Late last year, the U.S. Small Business Administration (SBA) issued a lengthy final rule that made changes to various SBA regulations. While the SBA highlighted its changes to the Mentor-Protégé program, the rule will have wide-ranging impacts on small business contracting, including the treatment of a small business offeror’s capabilities, past performance, and experience.
Prior to the issuance of the SBA’s new rule, FAR 15.305(a)(2)(iii) stated that an agency “should” consider the past performance of key subcontractors, but the use of “should” left agencies with broad discretion to consider (or not consider) subcontractor past performance. In many cases, agencies still issued solicitations that explicitly precluded consideration of subcontractor experience. Such limitations prevented small business offerors from using key subcontractors or a teaming arrangement to establish the required experience and past performance.
The SBA’s recent changes provide small business contractors with a new tool to establish the required experience and past performance, and a potential advantage when competing for new contracts. Specifically, the new rule adds a paragraph to the SBA’s regulations (to be codified at 13 C.F.R. 125.2(g)) that states:
When an offer of a small business prime contractor includes a proposed team of small business subcontractors and specifically identifies the first-tier subcontractor(s) in the proposal, the head of the agency must consider the capabilities, past performance, and experience of each first-tier subcontractor that is part of the team as the capabilities, past performance, and experience of the small business prime contractor if the capabilities, past performance, and experience of the small business prime do not independently demonstrate capabilities and past performance necessary for award.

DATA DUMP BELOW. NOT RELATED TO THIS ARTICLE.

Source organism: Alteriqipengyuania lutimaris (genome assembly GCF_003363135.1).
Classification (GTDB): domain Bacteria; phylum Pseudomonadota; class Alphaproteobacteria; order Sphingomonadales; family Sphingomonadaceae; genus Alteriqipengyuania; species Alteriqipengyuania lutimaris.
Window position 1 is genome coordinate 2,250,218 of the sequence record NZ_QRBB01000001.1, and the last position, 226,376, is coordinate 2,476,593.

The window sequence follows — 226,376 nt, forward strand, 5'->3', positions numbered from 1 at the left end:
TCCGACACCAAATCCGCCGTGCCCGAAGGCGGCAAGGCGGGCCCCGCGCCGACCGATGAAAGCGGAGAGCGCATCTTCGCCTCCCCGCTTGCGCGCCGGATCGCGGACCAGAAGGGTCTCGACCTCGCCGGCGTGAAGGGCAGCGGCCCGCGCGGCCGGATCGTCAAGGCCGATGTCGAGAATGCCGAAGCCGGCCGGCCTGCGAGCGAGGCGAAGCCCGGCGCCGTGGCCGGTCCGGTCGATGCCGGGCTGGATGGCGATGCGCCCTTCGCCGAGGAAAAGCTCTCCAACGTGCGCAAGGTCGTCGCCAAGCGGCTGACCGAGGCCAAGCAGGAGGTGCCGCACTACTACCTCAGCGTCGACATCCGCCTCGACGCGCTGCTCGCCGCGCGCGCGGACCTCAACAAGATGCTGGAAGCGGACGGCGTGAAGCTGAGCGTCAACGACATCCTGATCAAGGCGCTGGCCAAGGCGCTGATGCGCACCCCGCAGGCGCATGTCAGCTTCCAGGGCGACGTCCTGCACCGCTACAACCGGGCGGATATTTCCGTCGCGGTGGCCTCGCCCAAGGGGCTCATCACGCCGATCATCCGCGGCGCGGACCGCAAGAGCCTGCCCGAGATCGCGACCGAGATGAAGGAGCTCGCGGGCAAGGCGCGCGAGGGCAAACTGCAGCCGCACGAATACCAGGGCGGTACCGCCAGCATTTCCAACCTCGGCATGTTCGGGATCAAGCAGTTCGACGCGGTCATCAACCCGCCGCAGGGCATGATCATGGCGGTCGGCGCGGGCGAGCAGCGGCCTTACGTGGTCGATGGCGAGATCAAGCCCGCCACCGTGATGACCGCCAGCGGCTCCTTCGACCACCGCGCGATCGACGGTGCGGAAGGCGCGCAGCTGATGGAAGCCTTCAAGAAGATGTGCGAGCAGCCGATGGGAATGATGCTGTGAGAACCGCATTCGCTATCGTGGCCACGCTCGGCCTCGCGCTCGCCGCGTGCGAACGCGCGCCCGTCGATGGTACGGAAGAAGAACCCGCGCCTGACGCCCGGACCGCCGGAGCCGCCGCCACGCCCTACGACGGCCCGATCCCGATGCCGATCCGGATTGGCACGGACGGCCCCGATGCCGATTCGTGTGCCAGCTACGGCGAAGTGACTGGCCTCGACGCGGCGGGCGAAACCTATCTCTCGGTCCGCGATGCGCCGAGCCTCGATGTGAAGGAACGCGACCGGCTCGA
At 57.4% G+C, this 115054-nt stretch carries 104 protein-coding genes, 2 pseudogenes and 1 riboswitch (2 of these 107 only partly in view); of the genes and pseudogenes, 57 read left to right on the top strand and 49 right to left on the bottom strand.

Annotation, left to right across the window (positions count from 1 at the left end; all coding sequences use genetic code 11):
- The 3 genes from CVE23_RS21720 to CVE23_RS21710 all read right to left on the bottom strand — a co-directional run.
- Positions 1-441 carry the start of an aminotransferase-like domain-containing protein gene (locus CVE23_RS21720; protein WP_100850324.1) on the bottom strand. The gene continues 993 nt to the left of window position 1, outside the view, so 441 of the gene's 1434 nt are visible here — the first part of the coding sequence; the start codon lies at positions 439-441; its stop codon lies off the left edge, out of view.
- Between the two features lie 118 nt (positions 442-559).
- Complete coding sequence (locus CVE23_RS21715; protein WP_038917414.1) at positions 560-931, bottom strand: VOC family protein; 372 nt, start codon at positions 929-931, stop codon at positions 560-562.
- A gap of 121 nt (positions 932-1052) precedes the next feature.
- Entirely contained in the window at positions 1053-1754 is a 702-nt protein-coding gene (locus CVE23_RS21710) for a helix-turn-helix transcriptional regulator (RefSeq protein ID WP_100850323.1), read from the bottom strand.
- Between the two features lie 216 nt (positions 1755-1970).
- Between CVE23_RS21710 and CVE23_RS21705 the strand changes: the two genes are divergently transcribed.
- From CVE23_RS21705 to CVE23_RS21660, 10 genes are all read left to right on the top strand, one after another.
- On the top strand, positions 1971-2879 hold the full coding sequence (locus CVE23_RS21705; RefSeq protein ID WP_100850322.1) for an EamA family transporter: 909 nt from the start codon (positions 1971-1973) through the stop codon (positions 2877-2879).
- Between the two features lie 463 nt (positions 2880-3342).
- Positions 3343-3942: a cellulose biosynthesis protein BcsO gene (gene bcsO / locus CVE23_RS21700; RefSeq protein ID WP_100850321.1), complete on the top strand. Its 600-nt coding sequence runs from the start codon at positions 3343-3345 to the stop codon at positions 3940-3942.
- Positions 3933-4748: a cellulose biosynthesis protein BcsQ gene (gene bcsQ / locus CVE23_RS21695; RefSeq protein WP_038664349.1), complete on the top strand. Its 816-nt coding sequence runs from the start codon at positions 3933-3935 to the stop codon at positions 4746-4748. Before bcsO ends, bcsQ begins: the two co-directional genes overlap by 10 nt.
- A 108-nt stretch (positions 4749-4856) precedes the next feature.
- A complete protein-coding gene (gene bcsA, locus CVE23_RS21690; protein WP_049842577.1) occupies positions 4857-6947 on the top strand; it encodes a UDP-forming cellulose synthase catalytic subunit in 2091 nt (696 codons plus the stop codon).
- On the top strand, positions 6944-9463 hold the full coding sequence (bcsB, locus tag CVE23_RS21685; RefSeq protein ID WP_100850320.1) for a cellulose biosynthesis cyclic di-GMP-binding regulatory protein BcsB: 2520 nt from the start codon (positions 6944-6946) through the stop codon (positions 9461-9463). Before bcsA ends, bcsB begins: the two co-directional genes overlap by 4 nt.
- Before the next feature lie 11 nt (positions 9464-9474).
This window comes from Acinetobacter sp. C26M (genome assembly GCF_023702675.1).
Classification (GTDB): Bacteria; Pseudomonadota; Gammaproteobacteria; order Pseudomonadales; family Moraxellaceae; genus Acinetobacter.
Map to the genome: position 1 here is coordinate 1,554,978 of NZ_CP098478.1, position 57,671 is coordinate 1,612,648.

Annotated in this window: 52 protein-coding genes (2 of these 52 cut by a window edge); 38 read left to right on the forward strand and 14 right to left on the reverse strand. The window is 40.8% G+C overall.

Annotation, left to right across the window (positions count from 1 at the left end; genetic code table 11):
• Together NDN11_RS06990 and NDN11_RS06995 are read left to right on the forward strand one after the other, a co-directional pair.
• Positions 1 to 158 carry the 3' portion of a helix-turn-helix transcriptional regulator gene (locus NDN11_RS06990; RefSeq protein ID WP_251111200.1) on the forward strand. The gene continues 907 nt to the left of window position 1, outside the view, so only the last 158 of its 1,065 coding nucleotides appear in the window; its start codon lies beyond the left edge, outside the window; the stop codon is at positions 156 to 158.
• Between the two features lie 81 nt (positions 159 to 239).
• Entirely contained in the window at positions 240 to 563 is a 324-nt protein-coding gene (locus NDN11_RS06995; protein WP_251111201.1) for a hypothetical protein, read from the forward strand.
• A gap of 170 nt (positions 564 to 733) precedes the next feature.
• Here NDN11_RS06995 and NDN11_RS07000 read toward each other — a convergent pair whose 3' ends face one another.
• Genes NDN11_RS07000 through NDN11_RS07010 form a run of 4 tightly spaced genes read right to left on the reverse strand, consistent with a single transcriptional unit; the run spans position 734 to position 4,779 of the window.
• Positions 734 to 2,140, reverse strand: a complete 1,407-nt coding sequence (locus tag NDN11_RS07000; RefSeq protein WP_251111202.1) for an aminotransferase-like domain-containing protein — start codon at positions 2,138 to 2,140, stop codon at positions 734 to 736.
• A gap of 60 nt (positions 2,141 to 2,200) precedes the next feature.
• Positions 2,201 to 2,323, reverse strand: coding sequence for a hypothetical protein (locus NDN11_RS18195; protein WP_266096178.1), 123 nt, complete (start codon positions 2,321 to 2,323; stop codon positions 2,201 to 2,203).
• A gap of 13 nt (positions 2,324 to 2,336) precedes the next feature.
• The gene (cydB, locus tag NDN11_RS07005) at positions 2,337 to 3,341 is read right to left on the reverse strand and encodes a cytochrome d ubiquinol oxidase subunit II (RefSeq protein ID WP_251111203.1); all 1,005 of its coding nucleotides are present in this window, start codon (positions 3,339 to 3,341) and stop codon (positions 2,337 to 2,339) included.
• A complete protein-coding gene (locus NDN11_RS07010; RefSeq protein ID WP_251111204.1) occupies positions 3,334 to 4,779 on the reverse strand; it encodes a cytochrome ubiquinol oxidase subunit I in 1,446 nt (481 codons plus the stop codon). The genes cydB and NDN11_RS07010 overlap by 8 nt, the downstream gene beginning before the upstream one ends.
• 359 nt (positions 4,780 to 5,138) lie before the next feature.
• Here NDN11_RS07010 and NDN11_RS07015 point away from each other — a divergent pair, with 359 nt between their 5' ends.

Thus, an agency must consider the capabilities, experience, and past performance of first tier subcontractors as the experience of the prime contractor where:
- The prime contractor is a small business;
- The prime contractor proposes a “team” of small business subcontractors that are identified in the proposal; and
- The prime contractor does not independently demonstrate the capabilities and past performance necessary for award.
Significantly, the new regulation does not limit the use of subcontractor experience to small business set-asides. Moreover, there is no indication that a large business will similarly be able to rely on subcontractor experience.
Small business contractors should keep these changes in mind when reviewing solicitations, and be mindful that a bid protest challenging a solicitation must be filed prior to the deadline for proposals. Our team has already used this new rule to secure revisions to a solicitation to require consideration of small business subcontractor experience and allow for teaming arrangements.
Our government contracting team is available to assist you with questions on these new regulations and any other government contracting matters.